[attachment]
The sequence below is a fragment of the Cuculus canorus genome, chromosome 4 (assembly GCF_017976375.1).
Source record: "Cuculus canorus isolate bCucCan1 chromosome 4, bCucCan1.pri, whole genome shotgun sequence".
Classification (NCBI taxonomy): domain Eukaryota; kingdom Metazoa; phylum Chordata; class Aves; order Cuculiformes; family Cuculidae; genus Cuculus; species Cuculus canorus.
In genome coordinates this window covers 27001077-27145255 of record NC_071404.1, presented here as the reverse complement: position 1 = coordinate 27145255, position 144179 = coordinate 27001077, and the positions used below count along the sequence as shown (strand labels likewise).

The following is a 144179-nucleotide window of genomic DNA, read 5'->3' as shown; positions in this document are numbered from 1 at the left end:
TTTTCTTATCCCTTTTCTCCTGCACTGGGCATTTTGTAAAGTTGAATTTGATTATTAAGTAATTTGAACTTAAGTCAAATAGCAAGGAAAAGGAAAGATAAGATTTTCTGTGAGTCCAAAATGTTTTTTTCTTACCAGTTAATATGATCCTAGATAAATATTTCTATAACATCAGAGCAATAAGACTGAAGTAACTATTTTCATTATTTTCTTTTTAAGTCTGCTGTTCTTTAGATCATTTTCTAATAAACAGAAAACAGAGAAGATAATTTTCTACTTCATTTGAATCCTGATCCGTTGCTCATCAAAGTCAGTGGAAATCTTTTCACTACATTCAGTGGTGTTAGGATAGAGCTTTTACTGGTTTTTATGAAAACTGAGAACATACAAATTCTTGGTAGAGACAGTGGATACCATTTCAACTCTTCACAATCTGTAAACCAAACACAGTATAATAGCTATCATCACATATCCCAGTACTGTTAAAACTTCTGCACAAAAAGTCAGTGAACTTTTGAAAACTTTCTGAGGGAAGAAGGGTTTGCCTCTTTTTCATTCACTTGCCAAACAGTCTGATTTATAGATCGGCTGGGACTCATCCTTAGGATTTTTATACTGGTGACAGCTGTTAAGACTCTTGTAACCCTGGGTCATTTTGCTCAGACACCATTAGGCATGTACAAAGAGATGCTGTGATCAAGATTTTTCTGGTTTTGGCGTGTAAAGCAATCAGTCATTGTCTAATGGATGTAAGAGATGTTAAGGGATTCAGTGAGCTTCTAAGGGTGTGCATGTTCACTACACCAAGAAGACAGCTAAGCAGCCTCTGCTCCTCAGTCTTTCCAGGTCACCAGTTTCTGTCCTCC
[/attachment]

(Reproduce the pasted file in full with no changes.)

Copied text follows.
The sequence below is a fragment of the Cuculus canorus genome, chromosome 4 (assembly GCF_017976375.1).
Source record: "Cuculus canorus isolate bCucCan1 chromosome 4, bCucCan1.pri, whole genome shotgun sequence".
Classification (NCBI taxonomy): domain Eukaryota; kingdom Metazoa; phylum Chordata; class Aves; order Cuculiformes; family Cuculidae; genus Cuculus; species Cuculus canorus.
In genome coordinates this window covers 27001077-27145255 of record NC_071404.1, presented here as the reverse complement: position 1 = coordinate 27145255, position 144179 = coordinate 27001077, and the positions used below count along the sequence as shown (strand labels likewise).

The following is a 144179-nucleotide window of genomic DNA, read 5'->3' as shown; positions in this document are numbered from 1 at the left end:
TTTTCTTATCCCTTTTCTCCTGCACTGGGCATTTTGTAAAGTTGAATTTGATTATTAAGTAATTTGAACTTAAGTCAAATAGCAAGGAAAAGGAAAGATAAGATTTTCTGTGAGTCCAAAATGTTTTTTTCTTACCAGTTAATATGATCCTAGATAAATATTTCTATAACATCAGAGCAATAAGACTGAAGTAACTATTTTCATTATTTTCTTTTTAAGTCTGCTGTTCTTTAGATCATTTTCTAATAAACAGAAAACAGAGAAGATAATTTTCTACTTCATTTGAATCCTGATCCGTTGCTCATCAAAGTCAGTGGAAATCTTTTCACTACATTCAGTGGTGTTAGGATAGAGCTTTTACTGGTTTTTATGAAAACTGAGAACATACAAATTCTTGGTAGAGACAGTGGATACCATTTCAACTCTTCACAATCTGTAAACCAAACACAGTATAATAGCTATCATCACATATCCCAGTACTGTTAAAACTTCTGCACAAAAAGTCAGTGAACTTTTGAAAACTTTCTGAGGGAAGAAGGGTTTGCCTCTTTTTCATTCACTTGCCAAACAGTCTGATTTATAGATCGGCTGGGACTCATCCTTAGGATTTTTATACTGGTGACAGCTGTTAAGACTCTTGTAACCCTGGGTCATTTTGCTCAGACACCATTAGGCATGTACAAAGAGATGCTGTGATCAAGATTTTTCTGGTTTTGGCGTGTAAAGCAATCAGTCATTGTCTAATGGATGTAAGAGATGTTAAGGGATTCAGTGAGCTTCTAAGGGTGTGCATGTTCACTACACCAAGAAGACAGCTAAGCAGCCTCTGCTCCTCAGTCTTTCCAGGTCACCAGTTTCTGTCCTCC